THAT MONUMENT, dedicated in 1950, is an imposing sight. It’s a 17 ½-foot, 36-ton spire of Vermont granite. Chiseled on one side are these words: “To those who served their country well and those who died that our ideals of freedom should not be forever lost, this memorial is sincerely and humbly dedicated.”

There will be a parade at 10 a.m. Saturday in downtown Lansing, followed by a quiet noon ceremony at Little Arlington. Then, throughout the long three-day weekend, thousands of people will come to visit.

The cemeteries that thousands will visit this weekend have come a long way since they were first developed more than a century ago.

THE CITY has had a cemetery even before it had any parks. The first one was in what’s now Oak Park, in the northern part of town.

Then, in 1873 the city picked out an obscure spot at what was then the southern city limit. “People thought it was just a hopeless old sand hill,” Haskell says.

With planning and care, that “hopeless sandhill” became Mt. Hope Cemetery, a stunning peace of landscaping. Now it stretches over 84 acres, with 27,500 people buried there. (The Oak Park burials were eventually moved there.)

EVERGREEN WAS added in 1922. It totals 104 acres, with 11,005 burials so far.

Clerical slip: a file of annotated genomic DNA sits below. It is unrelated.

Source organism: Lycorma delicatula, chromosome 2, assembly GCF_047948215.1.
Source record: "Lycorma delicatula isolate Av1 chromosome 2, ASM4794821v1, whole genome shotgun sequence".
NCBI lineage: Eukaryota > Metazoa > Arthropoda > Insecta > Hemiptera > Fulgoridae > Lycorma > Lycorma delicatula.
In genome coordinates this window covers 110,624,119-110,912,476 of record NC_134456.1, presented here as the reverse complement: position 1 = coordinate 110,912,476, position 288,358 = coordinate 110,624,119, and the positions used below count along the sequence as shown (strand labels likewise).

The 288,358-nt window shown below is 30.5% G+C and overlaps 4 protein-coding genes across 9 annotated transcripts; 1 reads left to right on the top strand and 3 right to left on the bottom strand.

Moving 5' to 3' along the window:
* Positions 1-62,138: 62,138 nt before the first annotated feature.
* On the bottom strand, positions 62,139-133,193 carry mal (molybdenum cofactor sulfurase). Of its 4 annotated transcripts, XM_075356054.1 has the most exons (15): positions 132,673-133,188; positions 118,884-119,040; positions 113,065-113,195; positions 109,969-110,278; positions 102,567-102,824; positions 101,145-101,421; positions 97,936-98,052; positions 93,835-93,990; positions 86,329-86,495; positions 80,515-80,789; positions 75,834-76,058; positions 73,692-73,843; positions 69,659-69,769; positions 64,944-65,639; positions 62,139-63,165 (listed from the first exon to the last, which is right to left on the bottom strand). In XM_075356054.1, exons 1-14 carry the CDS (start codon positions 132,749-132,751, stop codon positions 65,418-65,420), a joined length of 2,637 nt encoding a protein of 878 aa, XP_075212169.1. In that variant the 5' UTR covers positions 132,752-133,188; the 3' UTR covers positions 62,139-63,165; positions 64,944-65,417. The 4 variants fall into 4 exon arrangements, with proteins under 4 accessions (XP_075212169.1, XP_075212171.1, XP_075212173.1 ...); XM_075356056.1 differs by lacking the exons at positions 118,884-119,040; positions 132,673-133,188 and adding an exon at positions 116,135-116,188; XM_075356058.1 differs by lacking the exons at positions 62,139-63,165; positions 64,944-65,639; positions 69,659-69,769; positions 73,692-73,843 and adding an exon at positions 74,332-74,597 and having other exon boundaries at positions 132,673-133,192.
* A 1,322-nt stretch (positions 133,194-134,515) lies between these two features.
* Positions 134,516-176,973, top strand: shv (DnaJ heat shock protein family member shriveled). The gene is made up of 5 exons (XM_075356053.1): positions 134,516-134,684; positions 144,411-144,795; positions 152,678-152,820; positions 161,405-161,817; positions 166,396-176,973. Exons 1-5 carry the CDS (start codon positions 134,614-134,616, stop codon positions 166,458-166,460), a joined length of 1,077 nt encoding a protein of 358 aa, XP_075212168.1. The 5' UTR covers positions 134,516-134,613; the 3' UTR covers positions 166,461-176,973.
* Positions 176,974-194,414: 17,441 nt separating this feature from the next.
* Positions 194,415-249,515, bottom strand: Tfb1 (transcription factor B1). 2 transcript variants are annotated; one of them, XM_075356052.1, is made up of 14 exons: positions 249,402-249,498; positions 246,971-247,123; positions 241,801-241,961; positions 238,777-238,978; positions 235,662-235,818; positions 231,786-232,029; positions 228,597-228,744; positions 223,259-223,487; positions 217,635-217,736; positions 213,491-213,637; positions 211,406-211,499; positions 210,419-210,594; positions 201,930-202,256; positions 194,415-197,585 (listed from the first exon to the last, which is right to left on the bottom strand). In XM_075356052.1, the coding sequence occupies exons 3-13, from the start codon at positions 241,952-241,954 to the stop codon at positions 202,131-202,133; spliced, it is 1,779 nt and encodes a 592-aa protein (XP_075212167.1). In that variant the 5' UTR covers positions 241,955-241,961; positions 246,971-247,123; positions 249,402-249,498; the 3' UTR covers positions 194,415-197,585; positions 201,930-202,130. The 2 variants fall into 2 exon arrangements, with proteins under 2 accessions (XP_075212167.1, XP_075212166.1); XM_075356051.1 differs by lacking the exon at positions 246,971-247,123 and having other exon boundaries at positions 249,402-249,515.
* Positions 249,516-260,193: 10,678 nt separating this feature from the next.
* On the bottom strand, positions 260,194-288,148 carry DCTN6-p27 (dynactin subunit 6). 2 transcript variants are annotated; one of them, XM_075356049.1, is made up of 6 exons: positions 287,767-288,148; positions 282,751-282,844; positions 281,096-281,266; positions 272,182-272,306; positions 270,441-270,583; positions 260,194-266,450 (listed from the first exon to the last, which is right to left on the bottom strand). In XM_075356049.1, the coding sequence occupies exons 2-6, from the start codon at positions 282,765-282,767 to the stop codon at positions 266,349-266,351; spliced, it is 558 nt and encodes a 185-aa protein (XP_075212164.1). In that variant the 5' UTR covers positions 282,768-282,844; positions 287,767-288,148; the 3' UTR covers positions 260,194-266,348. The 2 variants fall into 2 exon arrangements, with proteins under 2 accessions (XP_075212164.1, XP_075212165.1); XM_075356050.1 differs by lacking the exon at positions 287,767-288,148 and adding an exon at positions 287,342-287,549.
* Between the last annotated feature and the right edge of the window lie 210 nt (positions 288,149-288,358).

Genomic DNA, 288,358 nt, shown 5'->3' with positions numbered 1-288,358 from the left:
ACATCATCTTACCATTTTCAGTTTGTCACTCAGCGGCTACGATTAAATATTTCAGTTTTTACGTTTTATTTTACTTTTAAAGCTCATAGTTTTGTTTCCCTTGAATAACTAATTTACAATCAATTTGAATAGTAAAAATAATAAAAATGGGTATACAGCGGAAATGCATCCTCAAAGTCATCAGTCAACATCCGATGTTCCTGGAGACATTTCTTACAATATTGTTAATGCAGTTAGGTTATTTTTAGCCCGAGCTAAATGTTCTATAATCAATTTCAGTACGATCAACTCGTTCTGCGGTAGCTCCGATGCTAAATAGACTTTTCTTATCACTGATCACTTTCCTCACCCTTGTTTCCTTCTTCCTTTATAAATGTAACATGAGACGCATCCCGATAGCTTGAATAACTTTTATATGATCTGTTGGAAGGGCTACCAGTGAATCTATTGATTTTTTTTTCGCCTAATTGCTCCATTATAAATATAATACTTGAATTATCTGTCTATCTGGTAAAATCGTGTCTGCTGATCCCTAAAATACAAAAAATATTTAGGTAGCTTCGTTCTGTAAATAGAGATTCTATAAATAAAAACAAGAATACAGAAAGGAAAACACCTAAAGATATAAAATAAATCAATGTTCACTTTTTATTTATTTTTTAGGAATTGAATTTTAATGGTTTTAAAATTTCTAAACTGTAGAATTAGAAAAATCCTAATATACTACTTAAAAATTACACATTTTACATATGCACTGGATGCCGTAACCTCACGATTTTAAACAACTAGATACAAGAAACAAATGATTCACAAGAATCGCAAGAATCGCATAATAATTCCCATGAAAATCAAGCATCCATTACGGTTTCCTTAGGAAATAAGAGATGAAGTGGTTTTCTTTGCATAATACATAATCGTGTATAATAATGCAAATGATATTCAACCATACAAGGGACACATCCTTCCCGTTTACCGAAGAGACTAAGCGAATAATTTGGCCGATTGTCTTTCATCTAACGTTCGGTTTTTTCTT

And North was added when the city annexed some land from Delhi Township in 1960. It includes 3.77 acres and 356 burials.

Mt. Hope and North are already sold out, although there are still some spots for families that reserved large sections. There are about 500 new burials a year and at this pace Evergreen will be sold out in another 30 years or so.

OVER THE years, the city’s cemetery division has grown into a $250,000-a-year operation, with nine people working full time and 19 other seasonal workers. The interest from the perpetual care fund alone comes to $90,000 a year.

The parks people are in charge, and Haskell says that’s a logical enough combination. The basic elements are the same as in the rest of the parks work – landscaping, maintaining and management.